Tag Archives: India

Mumbai Cricket- 500 Not Out!

MUMBAI CRICKET- 500 NOT OUT!

Not many so-called Cricket Crazies will notice, that the Mumbai Cricket team is playing it’s 500th Ranji Game today. Many who would read this statement would ask, “SO WHAT?”

And for that, I am feeling elated to be born in Mumbai, and having learnt what little cricket I have played, in Mumbai. Though I wasn’t fortunate to play much competitive cricket in the megapolis, still my attachment with the Mumbai Ranji Team remains. I feel euphoric every time Mumbai wins the Ranji Trophy, and shed a silent tear when they lose. At the cost of being territorial, I still say, that the best Cricket culture in India, is still in Mumbai.

In the crowded International schedule of Cricket, my eyes still spot the minute abridged scores of Mumbai team in Domestic tourneys very keenly. As I write this piece, Mumbai has been shot out by Baroda for a mere 171 on the first day of the 500th game, but still somewhere in my mind, the avid Mumbai fan is screaming, MUMBAI WILL BOUNCE BACK IN THE GAME. There are two teams, which I have never ceased to love in my cricket following life, Mumbai and the West Indies irrespective of they are winning or losing.

I followed the Mumbai Cricket team in their full pomp, through their lean patches, and through thick and thin. There was a time when Wadekar, Engineer, Gavaskar, Vengsarkar were on national duty, the second-string Mumbai side was also good enough to win the Ranji Trophy. Ghulam Parkar, Ramnath Paarkar, Alan Sippy, Lalchand Rajput, Guru Gupte, Chandrakant Pandit, Vinod Kambli, Praveen Amre were good enough to win the National Championship Final consistently. Not many teams can boast of having won the National championship of a game for one and a half decade on the trot, as Mumbai did from 1958-59 to 1972-73.

This was not achieved by fluke. The commitment of Mumbai Cricketers to their game has been exemplary. The team takes excellent care of their budding talent exceptionally well too, affording maximum exposure. A 14-year Sachin Tendulkar was made to share his room in the first season with the veteran Suru Nayak, who kept a close watch on the teenager, ensuring that he ate well, got a good sleep, and was in best shape mentally and physically all the time, even if he didn’t play a single Ranji game that season. A Prithvi Shaw, who now has set the Indian first-class scene ablaze with a string of centuries is also being closely followed by the Mumbai fans for the last 8 years, and so was Rohit Sharma when he was virtually unknown. Not only the selectors, but the fans too have a keen eye for talent in Mumbai. They do not get awed by Arjun Tendulkar’s inclusion in Mumbai U19 just because he is Sachin’s son, or by the one-time feat of Pranav Dhanawade, who scored above 1000 runs in a single knock. They value consistency, and are not excited by flashes in the pan. The fans too are “Khadus” like the players, and that is the essence of Mumbai Cricket. No quarter given, no quarter asked for!

And the players whom the fans adore, don’t disappoint them too. There is Sudhakar Adhikari, who had a match scheduled for the wedding day, asked the pundit to get him married at 9am, reported for the match at 10 am, scored a century in the match, and was again on the stage for his wedding reception in the evening. Such was the confidence the Mumbai batsmen over the years have instilled in the team, that in the 60s, when Mumbai captain won the toss and elected to bat at Brabourne, the tail enders would go to the nearby Eros or Regal theatres to catch the matinee show. No wonder that the gods of Indian batsmanship have consistently reincarnated themselves in Mumbai. Vijay Merchant, Vijay Manjrekar, Sunil Gavaskar, Dilip Vengsarkar, Sachin Tendulkar, and now young Prithvi Shaw. They were all not always as flashy as a Kohli or a Sehwag, but you could depend on them for your life. They would sell their wickets dearly, and compromise playing to the galleries in the interest of the stability of the team.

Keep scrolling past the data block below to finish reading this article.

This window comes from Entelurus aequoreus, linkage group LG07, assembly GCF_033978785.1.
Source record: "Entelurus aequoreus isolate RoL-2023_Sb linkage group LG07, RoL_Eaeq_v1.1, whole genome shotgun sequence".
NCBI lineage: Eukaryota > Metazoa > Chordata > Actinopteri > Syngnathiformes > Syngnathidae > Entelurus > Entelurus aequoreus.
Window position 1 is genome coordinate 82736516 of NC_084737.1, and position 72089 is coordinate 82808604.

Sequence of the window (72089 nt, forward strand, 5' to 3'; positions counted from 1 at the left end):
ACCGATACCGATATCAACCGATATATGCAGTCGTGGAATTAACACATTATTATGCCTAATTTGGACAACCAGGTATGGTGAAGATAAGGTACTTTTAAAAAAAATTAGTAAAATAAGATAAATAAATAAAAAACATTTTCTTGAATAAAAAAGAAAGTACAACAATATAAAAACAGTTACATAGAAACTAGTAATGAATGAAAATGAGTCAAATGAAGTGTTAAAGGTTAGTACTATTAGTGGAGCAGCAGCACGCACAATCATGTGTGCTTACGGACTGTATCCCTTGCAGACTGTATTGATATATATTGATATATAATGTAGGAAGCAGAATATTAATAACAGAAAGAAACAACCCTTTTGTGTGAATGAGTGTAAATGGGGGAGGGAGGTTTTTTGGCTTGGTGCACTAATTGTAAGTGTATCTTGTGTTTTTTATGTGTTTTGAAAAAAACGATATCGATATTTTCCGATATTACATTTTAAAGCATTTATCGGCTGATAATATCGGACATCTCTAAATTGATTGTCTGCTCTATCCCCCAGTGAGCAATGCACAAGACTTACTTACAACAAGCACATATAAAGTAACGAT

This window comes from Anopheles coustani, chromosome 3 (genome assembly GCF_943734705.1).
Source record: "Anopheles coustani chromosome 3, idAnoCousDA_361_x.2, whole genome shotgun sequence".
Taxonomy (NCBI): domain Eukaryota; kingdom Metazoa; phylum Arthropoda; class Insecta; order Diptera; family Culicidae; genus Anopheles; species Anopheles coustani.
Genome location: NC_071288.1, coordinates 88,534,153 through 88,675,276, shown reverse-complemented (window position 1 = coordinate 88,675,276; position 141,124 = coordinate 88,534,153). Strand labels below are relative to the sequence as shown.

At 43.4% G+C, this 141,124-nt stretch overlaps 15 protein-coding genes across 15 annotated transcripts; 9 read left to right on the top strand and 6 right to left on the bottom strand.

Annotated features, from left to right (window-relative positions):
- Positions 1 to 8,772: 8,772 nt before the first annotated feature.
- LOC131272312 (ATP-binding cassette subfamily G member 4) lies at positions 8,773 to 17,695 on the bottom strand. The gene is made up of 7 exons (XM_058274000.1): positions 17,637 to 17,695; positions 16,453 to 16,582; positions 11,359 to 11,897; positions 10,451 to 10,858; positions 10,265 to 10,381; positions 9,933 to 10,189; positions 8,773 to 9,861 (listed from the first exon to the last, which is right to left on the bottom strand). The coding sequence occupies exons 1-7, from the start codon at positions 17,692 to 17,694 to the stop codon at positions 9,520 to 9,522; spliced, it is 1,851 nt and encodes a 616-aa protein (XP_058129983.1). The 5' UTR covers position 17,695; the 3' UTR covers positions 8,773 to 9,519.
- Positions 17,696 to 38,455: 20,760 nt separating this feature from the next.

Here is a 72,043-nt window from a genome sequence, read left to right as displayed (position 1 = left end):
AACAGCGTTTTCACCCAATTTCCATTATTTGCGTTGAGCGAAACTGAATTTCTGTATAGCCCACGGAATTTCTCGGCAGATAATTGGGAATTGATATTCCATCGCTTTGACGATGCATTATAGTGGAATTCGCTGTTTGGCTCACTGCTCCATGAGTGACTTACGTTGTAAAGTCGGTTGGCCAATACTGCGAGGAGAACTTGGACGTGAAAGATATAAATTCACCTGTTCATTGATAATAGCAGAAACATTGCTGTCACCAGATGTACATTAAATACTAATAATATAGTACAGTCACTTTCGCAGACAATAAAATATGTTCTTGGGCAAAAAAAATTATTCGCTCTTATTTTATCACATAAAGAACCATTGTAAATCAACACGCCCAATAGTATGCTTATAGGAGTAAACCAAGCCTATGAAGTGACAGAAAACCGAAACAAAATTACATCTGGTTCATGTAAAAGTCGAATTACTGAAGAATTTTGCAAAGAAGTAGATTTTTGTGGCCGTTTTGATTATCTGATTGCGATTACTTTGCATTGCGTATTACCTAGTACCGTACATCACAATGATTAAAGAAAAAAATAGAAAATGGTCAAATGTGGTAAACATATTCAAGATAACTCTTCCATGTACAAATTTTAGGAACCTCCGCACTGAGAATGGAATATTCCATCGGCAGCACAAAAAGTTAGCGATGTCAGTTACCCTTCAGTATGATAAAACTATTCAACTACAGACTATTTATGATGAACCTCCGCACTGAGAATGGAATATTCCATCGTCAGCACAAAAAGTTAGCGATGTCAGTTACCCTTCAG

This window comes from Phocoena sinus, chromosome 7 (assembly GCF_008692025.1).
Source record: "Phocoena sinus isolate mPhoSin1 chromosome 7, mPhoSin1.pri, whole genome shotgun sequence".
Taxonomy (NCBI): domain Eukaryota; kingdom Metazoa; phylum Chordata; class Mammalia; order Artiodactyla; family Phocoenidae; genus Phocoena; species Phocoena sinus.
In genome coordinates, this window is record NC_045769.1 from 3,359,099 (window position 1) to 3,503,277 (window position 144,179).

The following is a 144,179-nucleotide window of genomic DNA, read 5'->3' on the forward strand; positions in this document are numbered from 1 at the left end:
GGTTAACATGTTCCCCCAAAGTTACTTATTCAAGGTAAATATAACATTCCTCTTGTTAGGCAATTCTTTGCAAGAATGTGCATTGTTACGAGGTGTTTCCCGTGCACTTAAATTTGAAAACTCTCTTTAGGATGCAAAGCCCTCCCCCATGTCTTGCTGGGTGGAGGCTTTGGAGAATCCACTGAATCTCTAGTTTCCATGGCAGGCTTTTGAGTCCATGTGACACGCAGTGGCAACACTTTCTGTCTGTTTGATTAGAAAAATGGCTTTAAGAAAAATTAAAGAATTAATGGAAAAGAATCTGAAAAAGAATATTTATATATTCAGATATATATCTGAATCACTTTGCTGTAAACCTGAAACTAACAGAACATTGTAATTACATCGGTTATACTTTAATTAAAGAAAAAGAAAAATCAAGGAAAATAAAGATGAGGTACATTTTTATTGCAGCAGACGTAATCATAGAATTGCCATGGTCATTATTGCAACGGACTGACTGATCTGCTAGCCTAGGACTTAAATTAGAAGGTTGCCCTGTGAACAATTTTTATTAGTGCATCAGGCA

When we talk about batsmen, it would be criminal not to mention the bowlers. Though a few in numbers, these bowlers played a huge part in the Mumbai dominance in Ranji Trophy. Ramakant Desai, Subhash Gupte, Zaheer Khan, Ajit Agarkar shone for the national team too, but it was the prodigal and unheralded Padmakar Shivalkar who was the true spearhead of the Mumbai bowling attack. Though generally the Mumbai Cricketers are not too good as fieldsman, Eknath Solkar, the best fielder the country has produced is from Mumbai. Rohit Sharma and Ajinkya Rahane have been excelling in the fielding in the current generation, but there is a huge void in between. Not having a brilliant fielding side has been the only chink in the Mumbai side, but the sheer batting abilities of the side has hidden the flaw very beautifully.

My Personal Favourites:
Bowler : Padmakar Shivalkar – The silent assasin
Batsman : Sunil Gavaskar – The Rock of Gibraltar
Fielder : Eknath Solkar – Quicksilver Hands, gazelle footed, And the scourge of Geoffrey Boycott
Wicketkeeper : Farrokh Engineer – A lot of Style, and with Substance.
Umpire: Madhav Gothoskar – When the finger went up, it was never crooked. The fairest of judges !
When any team in the nation faces Mumbai, they well know that they are up against the most clinical sides in the game, always equipped with tricks and full of abilities. The Mumbai side is like a crouched tiger always.
After all, they have won the national title 44 times out of 67!
Kudos to the Khadus Mumbai Cricket team !!!

Special thanks to Sanjeev Sathe , who is an avid cricket fan and a dear friend of ours for contributing this wonderful article

Team India Tamed in Their Backyard!

We are not done yet!
Back in 2001, Australia visited India being undefeated for 16 matches. They were already dominating the world and entered India with the quest to conquer fortress.
However, their winning juggernaut were brought to a halt by Ganguly & team.
Under the captain ship of Kohli, the number 1 test team in the world – team India were undefeated for 19 test matches until Smith & co; Company spoiled the party for India by defeating them hands down in all departments in the first match of the test series in Pune.
It was shameful for India to see how the Aussies dominated with the ball on the conditions tailor made for Indians. Though there were few eyebrows raised on pitch conditions before start of play, but the way Indian team performed, specially with bat shows lack of character and maybe sign of over confidence where they were basking on past glory.